of whether it is or is not run by &
trust, appears to be to make the title
holder defend his laurels before his
contemporaries have reached the age
of applying for maintenance pensions.
So it was that poor George listened
to the challenge of McCourt and went
down to defeat.
We have not heard complaints that
the former champ was too ill to do
himself justice. Strange that he did
not offer such an alibi, but lack of
such details shows how much George
has missed by failure to study the life
of Mr. Welsh, as revealed in the sport
ing columns of the daily newspapers.
Methods Not Concealed.
So far as the general public is con
cerned, there is nothing concealed in
the methods of Mr. Welsh. He came to
bat strong when he was in British Co
lumbia, squabbling over the finishing
touches of the negotiations for a scrap
Hood River Commercial Club, consist- with Willie Ritchie; be has stirred up
mg or Messrs. tuanchard, Moe, Mitchell,
Sleg and Thomison. They escorted us
through the Hood River Apple Grow
ers' plant and we saw them shipping
apples to different parts of the coun
try. To the party was given the courte
sies of the Commercial Club, where
the bunch spent an hour before train
time. The Hood River Apple Grow
ers' Association did not forget us, but
sent down a box of apples, most of
them being enjoyed on the way to
Snow baths by all members were
taken every morning of the vacation.-
J. P. Plagemann nearly caused the
skiiers to be wiped out on the return
trip. Going up Tuesday noon he chal
lenged the Parkdale folk to a snowball
duel on behalf of the 19 snowshoers.
He told the station agent at Parkdale
that the battle could be staged on the
The agent promptly "ribbed up" the
whole community. The home guards
prepared countless watersoaked snow
balls and were ready for the foe.
Surrender Quickly Made.
Just before the PoMland' delegation
was ready to leave Mount Hood Lodge,
the station agent became alarmed at
the situation, thinking that some of the
town sharpshooters might injure a few
good-looVing skiiers. He therefore
the animate until he is no longer
wanted in New York, Minnesota, Colo
rado, Pennsylvania or Wisconsin.
Freddie, however, is still the world's
lightweight champion, and getting the
money. Truly a marvelous condition of
Moore would probably say that he
could not apply Welsh's tactics to bil
liards, even if he had the Inclination,
because he would be stripped of his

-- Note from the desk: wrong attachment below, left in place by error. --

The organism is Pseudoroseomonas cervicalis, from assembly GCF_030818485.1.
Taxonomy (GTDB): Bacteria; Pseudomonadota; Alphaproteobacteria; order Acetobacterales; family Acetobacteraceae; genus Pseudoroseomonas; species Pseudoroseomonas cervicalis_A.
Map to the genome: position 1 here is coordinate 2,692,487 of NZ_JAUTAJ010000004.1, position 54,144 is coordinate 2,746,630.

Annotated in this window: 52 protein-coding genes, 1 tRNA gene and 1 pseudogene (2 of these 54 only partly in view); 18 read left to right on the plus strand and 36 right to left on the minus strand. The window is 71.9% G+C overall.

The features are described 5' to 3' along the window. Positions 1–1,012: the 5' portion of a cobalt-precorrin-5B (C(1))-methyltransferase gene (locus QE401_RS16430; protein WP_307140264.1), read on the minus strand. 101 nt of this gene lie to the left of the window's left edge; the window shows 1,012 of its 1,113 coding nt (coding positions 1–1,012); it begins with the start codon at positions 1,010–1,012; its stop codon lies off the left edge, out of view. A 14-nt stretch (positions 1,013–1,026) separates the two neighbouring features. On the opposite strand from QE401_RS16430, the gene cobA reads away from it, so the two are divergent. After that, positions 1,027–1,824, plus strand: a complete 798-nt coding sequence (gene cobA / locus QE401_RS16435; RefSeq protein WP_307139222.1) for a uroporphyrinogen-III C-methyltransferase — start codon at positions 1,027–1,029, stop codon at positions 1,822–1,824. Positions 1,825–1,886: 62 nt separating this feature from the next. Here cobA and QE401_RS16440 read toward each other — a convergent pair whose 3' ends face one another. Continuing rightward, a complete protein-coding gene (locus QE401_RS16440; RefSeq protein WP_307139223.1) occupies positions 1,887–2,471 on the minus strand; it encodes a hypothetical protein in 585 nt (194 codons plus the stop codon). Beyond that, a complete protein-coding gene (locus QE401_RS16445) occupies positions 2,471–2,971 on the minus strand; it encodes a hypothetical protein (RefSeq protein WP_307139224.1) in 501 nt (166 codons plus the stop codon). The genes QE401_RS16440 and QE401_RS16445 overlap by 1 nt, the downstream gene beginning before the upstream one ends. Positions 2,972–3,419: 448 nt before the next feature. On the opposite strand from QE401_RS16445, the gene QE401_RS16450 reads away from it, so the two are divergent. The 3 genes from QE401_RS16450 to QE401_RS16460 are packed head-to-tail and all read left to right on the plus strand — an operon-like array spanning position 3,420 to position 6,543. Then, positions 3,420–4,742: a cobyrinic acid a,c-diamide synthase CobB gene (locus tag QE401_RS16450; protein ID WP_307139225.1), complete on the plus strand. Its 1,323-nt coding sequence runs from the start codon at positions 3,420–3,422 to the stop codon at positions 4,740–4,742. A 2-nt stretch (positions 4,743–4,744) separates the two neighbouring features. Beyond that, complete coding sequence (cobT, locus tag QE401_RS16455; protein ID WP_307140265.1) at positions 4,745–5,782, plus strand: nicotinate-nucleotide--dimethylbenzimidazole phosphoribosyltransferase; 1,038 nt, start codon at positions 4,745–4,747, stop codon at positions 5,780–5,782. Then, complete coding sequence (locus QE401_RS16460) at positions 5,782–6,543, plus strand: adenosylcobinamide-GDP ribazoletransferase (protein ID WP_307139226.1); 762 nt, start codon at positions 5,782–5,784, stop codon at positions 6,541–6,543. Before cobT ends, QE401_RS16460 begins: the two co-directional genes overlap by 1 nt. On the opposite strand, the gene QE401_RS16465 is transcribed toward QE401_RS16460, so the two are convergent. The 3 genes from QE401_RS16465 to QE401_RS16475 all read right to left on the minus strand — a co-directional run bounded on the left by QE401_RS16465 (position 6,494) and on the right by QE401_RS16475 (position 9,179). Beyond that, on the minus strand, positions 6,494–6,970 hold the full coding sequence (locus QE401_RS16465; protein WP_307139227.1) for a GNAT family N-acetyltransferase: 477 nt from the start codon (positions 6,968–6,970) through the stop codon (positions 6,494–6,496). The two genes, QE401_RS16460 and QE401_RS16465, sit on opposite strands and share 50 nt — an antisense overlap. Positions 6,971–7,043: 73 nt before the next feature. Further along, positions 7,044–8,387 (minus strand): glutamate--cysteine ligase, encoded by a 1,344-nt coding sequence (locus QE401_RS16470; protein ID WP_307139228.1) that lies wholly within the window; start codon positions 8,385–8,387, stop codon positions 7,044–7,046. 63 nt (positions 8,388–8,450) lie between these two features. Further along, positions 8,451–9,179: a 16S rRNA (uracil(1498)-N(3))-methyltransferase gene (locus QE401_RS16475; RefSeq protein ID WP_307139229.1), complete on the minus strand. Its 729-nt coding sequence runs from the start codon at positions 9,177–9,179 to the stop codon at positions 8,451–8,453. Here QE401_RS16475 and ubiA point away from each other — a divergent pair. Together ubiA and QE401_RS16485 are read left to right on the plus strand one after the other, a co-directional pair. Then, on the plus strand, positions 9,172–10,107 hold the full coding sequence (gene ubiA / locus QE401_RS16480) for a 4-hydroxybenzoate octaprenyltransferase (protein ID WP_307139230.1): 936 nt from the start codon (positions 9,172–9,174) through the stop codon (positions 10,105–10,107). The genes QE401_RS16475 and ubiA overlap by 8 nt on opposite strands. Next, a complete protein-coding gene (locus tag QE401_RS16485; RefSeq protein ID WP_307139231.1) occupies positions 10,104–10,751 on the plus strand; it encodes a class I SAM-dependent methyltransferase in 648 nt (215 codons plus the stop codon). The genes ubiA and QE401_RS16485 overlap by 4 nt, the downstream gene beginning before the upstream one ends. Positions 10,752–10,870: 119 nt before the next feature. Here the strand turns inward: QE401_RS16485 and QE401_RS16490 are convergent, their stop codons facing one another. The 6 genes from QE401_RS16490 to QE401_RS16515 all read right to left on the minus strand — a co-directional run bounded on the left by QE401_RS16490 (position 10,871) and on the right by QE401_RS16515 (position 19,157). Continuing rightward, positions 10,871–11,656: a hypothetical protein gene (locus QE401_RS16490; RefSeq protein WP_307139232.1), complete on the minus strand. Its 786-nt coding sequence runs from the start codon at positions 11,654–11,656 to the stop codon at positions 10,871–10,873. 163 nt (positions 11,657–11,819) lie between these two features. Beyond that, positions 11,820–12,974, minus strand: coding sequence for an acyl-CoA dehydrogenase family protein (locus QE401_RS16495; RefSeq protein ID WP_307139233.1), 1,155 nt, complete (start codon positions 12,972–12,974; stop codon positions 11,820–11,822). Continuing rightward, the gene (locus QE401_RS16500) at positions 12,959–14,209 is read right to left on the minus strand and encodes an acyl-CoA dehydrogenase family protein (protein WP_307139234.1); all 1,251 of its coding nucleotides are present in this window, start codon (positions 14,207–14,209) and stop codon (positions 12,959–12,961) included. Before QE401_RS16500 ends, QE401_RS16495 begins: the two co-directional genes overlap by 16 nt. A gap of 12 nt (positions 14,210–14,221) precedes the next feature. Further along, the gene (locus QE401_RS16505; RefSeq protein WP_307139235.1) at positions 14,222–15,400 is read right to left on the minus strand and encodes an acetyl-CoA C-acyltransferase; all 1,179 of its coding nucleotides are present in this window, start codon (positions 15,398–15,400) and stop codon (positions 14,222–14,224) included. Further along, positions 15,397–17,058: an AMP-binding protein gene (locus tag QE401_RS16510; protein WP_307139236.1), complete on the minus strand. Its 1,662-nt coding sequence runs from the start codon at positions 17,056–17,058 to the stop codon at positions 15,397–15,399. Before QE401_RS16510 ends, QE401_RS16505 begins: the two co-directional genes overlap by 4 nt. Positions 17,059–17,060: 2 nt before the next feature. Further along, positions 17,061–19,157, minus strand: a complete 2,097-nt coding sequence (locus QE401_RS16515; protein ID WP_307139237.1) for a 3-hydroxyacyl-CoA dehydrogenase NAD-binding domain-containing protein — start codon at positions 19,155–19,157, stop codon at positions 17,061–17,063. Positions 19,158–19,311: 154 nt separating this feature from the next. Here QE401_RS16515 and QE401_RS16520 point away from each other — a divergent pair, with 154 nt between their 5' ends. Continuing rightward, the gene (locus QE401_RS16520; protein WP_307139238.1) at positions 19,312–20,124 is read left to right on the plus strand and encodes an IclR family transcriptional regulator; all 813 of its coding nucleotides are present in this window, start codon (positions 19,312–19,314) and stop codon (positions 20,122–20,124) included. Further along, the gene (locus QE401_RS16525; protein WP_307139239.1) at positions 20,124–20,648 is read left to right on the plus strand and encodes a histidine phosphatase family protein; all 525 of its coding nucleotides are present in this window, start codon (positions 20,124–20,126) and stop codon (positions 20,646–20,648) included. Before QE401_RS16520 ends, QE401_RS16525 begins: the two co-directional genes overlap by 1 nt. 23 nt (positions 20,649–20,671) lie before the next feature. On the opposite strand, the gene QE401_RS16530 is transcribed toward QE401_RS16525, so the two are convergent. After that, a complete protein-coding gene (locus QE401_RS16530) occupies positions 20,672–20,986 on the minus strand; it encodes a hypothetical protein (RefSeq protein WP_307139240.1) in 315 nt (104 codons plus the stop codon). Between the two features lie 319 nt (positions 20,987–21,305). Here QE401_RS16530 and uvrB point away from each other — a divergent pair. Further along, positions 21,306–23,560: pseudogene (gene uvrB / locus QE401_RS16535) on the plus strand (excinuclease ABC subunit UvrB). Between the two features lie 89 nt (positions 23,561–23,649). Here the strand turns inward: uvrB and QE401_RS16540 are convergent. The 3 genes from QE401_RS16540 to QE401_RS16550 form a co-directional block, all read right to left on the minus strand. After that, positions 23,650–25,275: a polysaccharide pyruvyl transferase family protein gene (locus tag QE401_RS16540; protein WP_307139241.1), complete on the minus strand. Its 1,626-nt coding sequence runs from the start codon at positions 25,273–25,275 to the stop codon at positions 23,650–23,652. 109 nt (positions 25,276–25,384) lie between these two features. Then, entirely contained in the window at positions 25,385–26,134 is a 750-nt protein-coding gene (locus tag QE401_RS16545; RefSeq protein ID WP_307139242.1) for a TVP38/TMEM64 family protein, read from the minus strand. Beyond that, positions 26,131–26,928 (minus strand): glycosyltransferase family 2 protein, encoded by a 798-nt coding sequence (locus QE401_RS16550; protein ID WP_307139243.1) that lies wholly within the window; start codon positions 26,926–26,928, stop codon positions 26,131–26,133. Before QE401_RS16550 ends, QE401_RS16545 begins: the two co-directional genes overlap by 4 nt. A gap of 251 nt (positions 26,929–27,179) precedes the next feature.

title automatically before he had
reached the high school period. For
that -matter. Welsh would, too, were
it not for the peculiar conditions that
affect boxing "at the present time.
Old-Timers Fought or Quit.
I do not hold a brief in support of
the old prize ring rules that prevailed
when John L. Sullivan won the cham
pionship from Ryan, or defend the
things done by the crowds at the ring
side in the days of Tom Sayero, Tom
Hyer, "Yankee" Sullivan, John C.
Heenan, Joe Goss and other famous
old knights of the bare-fisted brigade
but they had to fight or get out of
the way for those who did.
Newspaper fighting" and theatrical
pugs had not wiped out the idea that
the championship contest, was the
thing in the roped arena. Until re
cent years a championship was de
cided on a knockout, but a "knockout"
does not necessarily mean that a con
testant is rendered unconscious. If he
position for the conqueror of Tom
Sharkey and Bob Fitzslmmons.
The gang" in Jeffries' corner was
not satisfied to let the battle end at
this point. Massing their efforts, they
shoved the wrecked gladiator back into
the ring. The ludicroueness of the
spectacle did not appeal to the crowd
at that moment. All it saw was a
Johnson played the game fair. He
waited until Jim got something re
sembling a balance and then he toppled
him over again. From a technical
viewpoint the actual end of the battle
was anything but spectacular.
Great Crowd la Silent.
What held that crowd of 20,000 peo
ple silent and speechless was the
thought that Jim Jeffries, the hitherto
undefeated, the "hope of the white
race," had collapsed, that he had gone
to defeat before the black man much
as one could dump a sack of oats out
of a lumber wagon.
On one side of me sat Sandy Gris-
wold, Omaha's famous sporting author
ity; on the other Gillighan, of the San
Francisco Bulletin. When the crash
came they sat still and silent. And yet
Gillighan was always confident John
son would win. The silence of those
telephoned Homer Rogers, proprietor I is unable for one reason or another
of the lodge, advising him to tell Mr. I to "toe the scratch" at the sound of
Plagemann to surrender. The well- the gong, ho is considered to have
known Portland furrier did so uncondi- I been "knocked out of time."
Sore necks are still bothering mem
bers of the party. All during the trip
and especially while the party was be
ing harMed from Parkdale to Mount
Hood Lodge the celebrators were con
tinually snowballing each other. All
were shoved off the sleigh at least
three or four times going and coming
and snow crawled down everybody's
collar, no matter how well protected.
If you see any of the adventurers to
day Just tip-toe up and pinch -me of
his ears. He'll ntUl holler for he was
pelted a lot with good wet snow and